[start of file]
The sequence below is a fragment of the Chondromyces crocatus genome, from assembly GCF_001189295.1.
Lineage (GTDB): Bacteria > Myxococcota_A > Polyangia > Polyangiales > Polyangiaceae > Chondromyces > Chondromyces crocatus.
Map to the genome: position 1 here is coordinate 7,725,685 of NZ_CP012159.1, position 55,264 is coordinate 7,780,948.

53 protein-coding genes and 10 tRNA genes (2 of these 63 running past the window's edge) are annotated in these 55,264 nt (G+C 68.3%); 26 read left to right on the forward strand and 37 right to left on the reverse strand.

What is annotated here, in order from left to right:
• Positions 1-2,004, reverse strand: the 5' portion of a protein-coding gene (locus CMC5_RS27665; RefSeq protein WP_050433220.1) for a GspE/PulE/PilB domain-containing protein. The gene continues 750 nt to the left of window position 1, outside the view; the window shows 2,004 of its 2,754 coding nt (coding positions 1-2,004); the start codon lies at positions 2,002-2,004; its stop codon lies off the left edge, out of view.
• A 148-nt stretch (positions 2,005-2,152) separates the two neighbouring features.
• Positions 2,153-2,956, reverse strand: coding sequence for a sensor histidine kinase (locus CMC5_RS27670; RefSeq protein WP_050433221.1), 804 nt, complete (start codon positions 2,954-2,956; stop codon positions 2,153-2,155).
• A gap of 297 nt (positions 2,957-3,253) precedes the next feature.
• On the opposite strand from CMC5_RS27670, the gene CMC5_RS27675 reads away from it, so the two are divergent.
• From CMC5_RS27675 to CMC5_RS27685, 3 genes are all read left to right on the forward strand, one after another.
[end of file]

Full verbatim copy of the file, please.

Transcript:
The sequence below is a fragment of the Chondromyces crocatus genome, from assembly GCF_001189295.1.
Lineage (GTDB): Bacteria > Myxococcota_A > Polyangia > Polyangiales > Polyangiaceae > Chondromyces > Chondromyces crocatus.
Map to the genome: position 1 here is coordinate 7,725,685 of NZ_CP012159.1, position 55,264 is coordinate 7,780,948.

53 protein-coding genes and 10 tRNA genes (2 of these 63 running past the window's edge) are annotated in these 55,264 nt (G+C 68.3%); 26 read left to right on the forward strand and 37 right to left on the reverse strand.

What is annotated here, in order from left to right:
• Positions 1-2,004, reverse strand: the 5' portion of a protein-coding gene (locus CMC5_RS27665; RefSeq protein WP_050433220.1) for a GspE/PulE/PilB domain-containing protein. The gene continues 750 nt to the left of window position 1, outside the view; the window shows 2,004 of its 2,754 coding nt (coding positions 1-2,004); the start codon lies at positions 2,002-2,004; its stop codon lies off the left edge, out of view.
• A 148-nt stretch (positions 2,005-2,152) separates the two neighbouring features.
• Positions 2,153-2,956, reverse strand: coding sequence for a sensor histidine kinase (locus CMC5_RS27670; RefSeq protein WP_050433221.1), 804 nt, complete (start codon positions 2,954-2,956; stop codon positions 2,153-2,155).
• A gap of 297 nt (positions 2,957-3,253) precedes the next feature.
• On the opposite strand from CMC5_RS27670, the gene CMC5_RS27675 reads away from it, so the two are divergent.
• From CMC5_RS27675 to CMC5_RS27685, 3 genes are all read left to right on the forward strand, one after another.